Effect of whey protein fermentation and hydrolysis on Listeria monocytogenes virulence gene expression in the presence of the gut microbiota modelled in the Simulator of the Human Intestinal Microbial Ecosystem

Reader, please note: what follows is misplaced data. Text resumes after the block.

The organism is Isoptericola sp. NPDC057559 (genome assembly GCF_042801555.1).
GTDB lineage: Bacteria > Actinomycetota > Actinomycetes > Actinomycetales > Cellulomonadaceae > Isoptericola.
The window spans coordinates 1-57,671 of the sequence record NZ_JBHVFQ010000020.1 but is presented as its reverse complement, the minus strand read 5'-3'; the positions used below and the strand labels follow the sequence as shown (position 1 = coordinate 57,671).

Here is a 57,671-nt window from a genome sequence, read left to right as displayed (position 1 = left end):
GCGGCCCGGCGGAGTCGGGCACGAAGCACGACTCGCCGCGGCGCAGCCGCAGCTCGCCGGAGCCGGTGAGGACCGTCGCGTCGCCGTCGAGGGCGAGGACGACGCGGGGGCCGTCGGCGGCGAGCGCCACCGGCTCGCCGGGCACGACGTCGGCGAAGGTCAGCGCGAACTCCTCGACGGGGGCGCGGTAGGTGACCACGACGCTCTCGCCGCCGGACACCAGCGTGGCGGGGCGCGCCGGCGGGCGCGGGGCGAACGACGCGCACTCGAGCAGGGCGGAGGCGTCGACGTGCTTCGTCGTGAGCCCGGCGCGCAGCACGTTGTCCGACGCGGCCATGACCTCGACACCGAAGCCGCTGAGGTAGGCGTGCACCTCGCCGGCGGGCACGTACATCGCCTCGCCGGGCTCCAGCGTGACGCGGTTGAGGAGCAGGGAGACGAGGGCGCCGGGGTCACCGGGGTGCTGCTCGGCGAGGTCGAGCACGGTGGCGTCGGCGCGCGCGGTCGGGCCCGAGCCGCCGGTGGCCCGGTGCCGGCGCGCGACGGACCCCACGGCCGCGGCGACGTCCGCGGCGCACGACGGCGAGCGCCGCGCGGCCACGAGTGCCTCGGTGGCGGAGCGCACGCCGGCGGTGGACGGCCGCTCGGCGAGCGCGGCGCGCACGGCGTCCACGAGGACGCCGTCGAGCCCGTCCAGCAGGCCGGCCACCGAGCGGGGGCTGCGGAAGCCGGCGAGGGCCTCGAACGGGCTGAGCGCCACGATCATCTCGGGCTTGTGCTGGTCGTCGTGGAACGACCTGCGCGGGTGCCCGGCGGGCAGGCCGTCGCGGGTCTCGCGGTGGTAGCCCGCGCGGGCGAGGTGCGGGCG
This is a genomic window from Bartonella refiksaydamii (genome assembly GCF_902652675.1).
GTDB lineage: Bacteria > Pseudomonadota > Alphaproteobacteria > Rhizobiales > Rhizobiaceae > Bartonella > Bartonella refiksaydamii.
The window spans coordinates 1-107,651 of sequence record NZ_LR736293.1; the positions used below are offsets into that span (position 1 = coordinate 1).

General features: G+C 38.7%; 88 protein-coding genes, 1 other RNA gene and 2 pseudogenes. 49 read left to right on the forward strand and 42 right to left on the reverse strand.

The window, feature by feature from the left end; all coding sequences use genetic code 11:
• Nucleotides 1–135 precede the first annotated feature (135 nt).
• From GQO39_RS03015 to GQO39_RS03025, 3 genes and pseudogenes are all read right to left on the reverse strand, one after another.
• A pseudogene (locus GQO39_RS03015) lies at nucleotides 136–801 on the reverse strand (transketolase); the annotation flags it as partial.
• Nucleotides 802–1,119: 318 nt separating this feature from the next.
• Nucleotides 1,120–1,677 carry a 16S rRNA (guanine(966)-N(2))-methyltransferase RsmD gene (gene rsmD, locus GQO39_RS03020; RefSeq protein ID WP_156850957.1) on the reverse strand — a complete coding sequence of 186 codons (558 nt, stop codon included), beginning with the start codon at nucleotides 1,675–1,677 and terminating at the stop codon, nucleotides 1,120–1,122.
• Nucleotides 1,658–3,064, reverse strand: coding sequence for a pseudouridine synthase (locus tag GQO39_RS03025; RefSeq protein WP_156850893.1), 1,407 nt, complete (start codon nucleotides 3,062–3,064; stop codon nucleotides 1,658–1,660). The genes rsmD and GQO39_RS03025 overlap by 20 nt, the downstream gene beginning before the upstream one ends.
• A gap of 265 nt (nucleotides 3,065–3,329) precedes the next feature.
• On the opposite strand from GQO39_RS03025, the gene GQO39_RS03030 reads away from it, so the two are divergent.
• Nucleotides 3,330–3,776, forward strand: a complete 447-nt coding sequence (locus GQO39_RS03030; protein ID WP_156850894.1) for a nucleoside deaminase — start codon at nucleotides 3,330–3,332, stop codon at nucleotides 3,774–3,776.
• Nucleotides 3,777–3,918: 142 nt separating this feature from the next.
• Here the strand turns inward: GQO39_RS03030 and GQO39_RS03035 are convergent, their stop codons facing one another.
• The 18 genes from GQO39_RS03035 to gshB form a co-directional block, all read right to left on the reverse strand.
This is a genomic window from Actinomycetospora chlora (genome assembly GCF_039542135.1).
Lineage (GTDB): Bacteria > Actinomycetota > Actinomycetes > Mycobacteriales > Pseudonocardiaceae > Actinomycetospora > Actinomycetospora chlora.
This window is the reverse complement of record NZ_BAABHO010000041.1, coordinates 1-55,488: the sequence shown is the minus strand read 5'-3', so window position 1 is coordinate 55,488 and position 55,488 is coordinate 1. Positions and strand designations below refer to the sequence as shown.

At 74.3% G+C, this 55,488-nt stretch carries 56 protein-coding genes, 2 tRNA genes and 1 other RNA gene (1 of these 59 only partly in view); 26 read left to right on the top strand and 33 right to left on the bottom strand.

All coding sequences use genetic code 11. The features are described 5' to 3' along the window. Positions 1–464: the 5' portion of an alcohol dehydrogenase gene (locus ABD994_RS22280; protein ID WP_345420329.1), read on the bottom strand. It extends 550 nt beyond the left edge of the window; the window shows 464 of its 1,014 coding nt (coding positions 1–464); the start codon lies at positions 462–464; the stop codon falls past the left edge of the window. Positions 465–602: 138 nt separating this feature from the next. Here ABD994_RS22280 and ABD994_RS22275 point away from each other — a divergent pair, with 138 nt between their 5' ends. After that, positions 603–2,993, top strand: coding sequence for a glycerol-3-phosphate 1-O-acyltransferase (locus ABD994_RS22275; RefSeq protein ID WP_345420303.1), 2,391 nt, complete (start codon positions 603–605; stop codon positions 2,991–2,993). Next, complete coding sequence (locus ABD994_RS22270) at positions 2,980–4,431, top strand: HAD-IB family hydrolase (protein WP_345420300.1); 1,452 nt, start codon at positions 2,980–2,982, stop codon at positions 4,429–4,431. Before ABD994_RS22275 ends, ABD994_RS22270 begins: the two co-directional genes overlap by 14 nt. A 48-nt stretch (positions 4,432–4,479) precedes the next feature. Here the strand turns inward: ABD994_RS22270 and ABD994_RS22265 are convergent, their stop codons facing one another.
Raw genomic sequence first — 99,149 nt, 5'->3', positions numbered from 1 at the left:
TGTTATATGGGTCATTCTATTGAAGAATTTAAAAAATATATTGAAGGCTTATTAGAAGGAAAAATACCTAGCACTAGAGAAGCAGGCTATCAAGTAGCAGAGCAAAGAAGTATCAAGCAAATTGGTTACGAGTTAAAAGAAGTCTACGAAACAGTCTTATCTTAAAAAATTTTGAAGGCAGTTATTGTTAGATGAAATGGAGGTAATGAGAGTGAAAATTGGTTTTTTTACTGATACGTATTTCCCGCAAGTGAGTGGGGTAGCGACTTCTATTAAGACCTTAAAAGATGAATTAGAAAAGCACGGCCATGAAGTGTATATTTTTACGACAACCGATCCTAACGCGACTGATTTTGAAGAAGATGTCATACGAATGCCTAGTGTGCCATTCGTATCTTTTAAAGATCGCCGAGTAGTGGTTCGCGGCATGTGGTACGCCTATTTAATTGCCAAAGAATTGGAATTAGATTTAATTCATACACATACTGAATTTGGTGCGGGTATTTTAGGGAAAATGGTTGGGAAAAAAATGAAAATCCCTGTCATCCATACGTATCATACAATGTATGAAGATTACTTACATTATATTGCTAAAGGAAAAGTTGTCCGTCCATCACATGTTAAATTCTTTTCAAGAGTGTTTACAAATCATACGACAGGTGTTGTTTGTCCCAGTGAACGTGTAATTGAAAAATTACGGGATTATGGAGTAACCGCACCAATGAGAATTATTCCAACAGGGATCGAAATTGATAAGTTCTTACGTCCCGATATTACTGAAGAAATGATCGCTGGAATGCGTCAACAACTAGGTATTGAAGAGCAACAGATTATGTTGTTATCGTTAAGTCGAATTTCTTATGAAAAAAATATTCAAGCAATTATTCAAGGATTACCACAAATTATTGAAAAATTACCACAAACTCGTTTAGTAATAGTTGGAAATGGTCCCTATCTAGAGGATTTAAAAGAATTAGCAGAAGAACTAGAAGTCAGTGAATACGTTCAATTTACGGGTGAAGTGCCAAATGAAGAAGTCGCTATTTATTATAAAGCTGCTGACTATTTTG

Virulence gene expression of the foodborne pathogen L. monocytogenes promotes invasion and spreading within a susceptible host, such as populations with weakened immunity, and can be modulated by protein. In this thesis, enzymatically hydrolysed proteins were shown to reduce actA expression of L. monocytogenes regardless of the source, whereas actA expression was increased by intact whey protein isolate (WPI) but unaffected by individual BCAA and fermented WPI. In simulated gastrointestinal conditions, F2365 showed poor acid tolerance compared to 16PF0833 and ILSI #39, whereas survival and gene expression was similar for the three strains in response to bile and the PC metabolome in the presence of WPI, hydrolysed WPI, or casamino acids. Regardless of the strain and protein treatment, expression was induced for the virulence gene regulator prfA and internalins. The low expression of late-stage virulence genes (hly, plcA, actA) during gastrointestinal stress suggests low PrfA protein activity in these conditions.